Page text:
Taking a Bite Out of the School Lunch

Ashlyn Davis

Credit: Nikki Petzer
Credit: Nikki Petzer

Here at Hanover, complaining about lunch is a daily ritual for some students, whether it is about the prices of healthier options or just the general quality of the food. However, Hanover (along with all of the other high schools in the county) does not participate in the National School Lunch Program (NSLP) according to Hanover’s principal, Dr. Gresham. Because of the lack of participation, a more ‘a la carte’ menu that appeals to the age demographic is available.

If Hanover was included under the wings of the NSLP, the foods served in the cafeteria would shrink in por­tion size and many restrictions would be imposed on what could and could not be served according to the USDA website. Even without the NSLP, Ha­nover offers a reasonable variety of healthy foods and strives to provide a much more nutritionally stable lunch for its students.

As the organic wave crashes into popular culture, many students are becoming conscious of what they are putting into their bodies. When stu­dents enter the lunch line they often leave disappointed as a salad costs significantly more than a pizza and a hamburger. The healthier lunch options, such as salads, are generally prepared at the school with local and fresh ingredients, which is reflected in their higher cost.

Ambler helped explain the rea­s o n i n g behind t h e higher prices.

“Just like in a grocery store, often fresher, less processed items are more expensive, likewise with menu items in the cafeteria. Also, the revenue sales have to cover food cost, labor and benefits costs for employees, sup­ply costs, cleaning costs, and small and large equpiment costs,” she said.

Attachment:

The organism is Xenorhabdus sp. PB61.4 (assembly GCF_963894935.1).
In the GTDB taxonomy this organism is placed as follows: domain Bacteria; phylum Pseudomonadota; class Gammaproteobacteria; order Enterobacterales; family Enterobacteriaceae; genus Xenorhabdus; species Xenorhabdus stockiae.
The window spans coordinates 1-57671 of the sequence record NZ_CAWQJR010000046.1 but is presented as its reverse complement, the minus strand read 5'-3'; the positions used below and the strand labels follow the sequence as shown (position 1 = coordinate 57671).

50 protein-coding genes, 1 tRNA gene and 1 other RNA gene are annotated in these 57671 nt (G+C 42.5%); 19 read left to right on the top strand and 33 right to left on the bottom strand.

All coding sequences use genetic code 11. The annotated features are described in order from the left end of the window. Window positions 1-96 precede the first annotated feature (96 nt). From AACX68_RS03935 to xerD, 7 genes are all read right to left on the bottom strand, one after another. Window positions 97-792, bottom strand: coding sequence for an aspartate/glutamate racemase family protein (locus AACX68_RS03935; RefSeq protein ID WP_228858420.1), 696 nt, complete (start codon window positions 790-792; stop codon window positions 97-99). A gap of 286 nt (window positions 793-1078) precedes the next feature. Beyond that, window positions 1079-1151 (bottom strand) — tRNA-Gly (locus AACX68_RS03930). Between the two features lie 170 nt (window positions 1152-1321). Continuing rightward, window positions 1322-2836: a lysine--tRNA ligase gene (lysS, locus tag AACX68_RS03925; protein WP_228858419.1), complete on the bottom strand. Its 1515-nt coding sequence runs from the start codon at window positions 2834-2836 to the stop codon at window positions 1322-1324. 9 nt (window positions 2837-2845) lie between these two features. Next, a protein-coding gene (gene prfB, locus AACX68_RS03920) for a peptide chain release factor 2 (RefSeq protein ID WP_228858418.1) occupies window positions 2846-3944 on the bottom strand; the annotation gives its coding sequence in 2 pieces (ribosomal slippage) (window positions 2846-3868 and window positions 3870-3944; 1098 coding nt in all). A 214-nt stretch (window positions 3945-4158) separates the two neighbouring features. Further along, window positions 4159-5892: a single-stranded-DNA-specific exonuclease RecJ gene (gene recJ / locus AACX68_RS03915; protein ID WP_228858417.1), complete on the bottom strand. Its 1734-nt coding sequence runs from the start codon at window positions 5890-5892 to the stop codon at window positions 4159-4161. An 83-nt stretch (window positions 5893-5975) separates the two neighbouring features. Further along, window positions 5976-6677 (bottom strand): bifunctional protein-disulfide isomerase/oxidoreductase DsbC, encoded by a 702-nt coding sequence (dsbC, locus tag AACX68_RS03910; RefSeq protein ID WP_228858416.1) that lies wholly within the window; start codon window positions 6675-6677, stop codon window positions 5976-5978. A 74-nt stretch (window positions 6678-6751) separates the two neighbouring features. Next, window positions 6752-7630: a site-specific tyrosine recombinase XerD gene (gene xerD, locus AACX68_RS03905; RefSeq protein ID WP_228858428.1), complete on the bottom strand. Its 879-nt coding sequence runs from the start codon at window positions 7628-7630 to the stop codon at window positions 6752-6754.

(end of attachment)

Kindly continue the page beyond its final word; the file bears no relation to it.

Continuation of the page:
Along with o f f e r i n g healthier op­tions for the student body, HCPS aims to use as little processed food

as possible. A rising concern among students and parents is that some meat offered contains ‘pink slime.’ This is the result of a process where meat, previously scrapped as too fatty for human consumption, is treated with ammonia to make it safe for consump­tion. Ambler provides a reassuring re­sponse to this accusation, “We have to rely on labels and a quick review of the product does not indicate that this process is present.”

Vending machines are common locations that students tend to flock around throughout the day to stock up on candy and sodas. Whether Hanover participated in the NSLP or not, the vending machines would be unaffected as they are arranged by the school administration. Although candy bars and diet soda seem to go against the recent health food ram­page, Dr. Gresham explained her de­cision saying, “I do not believe candy bars belong in elementary schools, but I believe teenagers deserve the real world options offered in vending machines; however, I do want healthy options available so the students have a choice.”

Although it may be frustrating that healthier options are more expensive, neither the principal nor the director of food services can change the price of organic ingredients. Packing lunch is a great alternative to buying if funds are tight and healthy food is wanted.

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Author: The Hawk Eye

Hanover High School, Mechanicsville, Virginia The Hawk Eye Student Newspaper thehawkeye@hcps.us

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